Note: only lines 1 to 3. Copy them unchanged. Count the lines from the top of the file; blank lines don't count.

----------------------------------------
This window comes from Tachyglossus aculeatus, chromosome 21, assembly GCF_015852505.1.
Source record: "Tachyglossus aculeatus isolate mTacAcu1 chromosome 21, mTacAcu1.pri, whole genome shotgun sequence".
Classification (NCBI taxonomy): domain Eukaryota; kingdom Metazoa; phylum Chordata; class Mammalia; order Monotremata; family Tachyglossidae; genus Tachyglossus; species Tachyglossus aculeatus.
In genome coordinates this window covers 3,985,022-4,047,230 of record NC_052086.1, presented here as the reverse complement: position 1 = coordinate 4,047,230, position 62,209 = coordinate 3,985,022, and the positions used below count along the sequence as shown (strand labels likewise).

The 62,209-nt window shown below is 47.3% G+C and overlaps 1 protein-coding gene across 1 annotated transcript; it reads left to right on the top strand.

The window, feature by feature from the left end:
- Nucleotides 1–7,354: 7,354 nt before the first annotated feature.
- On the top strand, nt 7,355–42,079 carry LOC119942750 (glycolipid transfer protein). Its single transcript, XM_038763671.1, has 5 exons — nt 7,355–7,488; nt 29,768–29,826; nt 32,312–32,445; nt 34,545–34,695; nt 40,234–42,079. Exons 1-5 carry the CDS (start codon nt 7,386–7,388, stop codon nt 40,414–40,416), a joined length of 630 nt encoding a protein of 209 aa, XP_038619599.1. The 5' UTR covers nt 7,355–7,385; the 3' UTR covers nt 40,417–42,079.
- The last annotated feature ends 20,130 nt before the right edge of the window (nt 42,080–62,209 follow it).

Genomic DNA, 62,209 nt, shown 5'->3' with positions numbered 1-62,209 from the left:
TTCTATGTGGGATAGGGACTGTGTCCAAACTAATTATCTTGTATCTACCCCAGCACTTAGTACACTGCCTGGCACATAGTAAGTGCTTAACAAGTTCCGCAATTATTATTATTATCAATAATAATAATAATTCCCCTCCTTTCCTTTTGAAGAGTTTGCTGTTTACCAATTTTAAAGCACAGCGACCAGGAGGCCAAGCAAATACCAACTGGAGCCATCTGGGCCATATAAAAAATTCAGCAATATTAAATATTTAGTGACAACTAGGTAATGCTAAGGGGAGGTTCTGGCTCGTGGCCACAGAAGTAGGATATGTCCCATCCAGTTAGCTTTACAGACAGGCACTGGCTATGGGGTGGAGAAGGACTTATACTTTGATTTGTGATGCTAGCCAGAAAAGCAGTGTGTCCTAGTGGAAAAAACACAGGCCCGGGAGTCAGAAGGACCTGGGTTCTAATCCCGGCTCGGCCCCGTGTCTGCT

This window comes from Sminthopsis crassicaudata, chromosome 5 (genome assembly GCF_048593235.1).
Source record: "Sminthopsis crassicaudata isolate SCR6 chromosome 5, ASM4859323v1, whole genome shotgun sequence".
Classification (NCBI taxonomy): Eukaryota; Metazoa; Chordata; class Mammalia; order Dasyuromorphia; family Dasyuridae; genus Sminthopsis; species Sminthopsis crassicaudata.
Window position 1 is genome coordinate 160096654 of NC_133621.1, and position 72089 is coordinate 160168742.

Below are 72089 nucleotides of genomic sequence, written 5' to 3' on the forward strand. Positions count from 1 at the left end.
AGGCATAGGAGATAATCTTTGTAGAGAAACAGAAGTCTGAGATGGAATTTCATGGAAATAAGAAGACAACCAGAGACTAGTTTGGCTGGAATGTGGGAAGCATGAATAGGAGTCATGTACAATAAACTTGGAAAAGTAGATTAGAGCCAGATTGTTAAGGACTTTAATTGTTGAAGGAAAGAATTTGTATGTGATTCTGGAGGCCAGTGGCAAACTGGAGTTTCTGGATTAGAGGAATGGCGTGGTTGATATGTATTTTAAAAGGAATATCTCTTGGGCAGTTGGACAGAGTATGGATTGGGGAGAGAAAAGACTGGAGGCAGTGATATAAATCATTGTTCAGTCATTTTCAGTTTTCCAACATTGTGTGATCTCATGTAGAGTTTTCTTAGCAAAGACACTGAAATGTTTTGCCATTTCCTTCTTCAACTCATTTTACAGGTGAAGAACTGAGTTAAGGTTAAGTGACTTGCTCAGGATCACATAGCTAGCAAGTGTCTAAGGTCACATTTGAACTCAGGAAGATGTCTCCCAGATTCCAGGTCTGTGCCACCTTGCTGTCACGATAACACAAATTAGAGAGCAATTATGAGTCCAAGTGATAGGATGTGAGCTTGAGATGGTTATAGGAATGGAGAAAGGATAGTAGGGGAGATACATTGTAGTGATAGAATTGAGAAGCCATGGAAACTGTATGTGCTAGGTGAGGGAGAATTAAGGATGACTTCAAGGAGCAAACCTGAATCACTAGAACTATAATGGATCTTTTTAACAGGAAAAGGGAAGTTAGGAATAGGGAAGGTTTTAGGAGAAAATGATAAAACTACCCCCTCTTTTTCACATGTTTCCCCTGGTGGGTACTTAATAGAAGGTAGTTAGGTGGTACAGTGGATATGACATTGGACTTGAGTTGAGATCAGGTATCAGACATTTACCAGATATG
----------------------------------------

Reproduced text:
This window comes from Tachyglossus aculeatus, chromosome 21, assembly GCF_015852505.1.
Source record: "Tachyglossus aculeatus isolate mTacAcu1 chromosome 21, mTacAcu1.pri, whole genome shotgun sequence".
Classification (NCBI taxonomy): domain Eukaryota; kingdom Metazoa; phylum Chordata; class Mammalia; order Monotremata; family Tachyglossidae; genus Tachyglossus; species Tachyglossus aculeatus.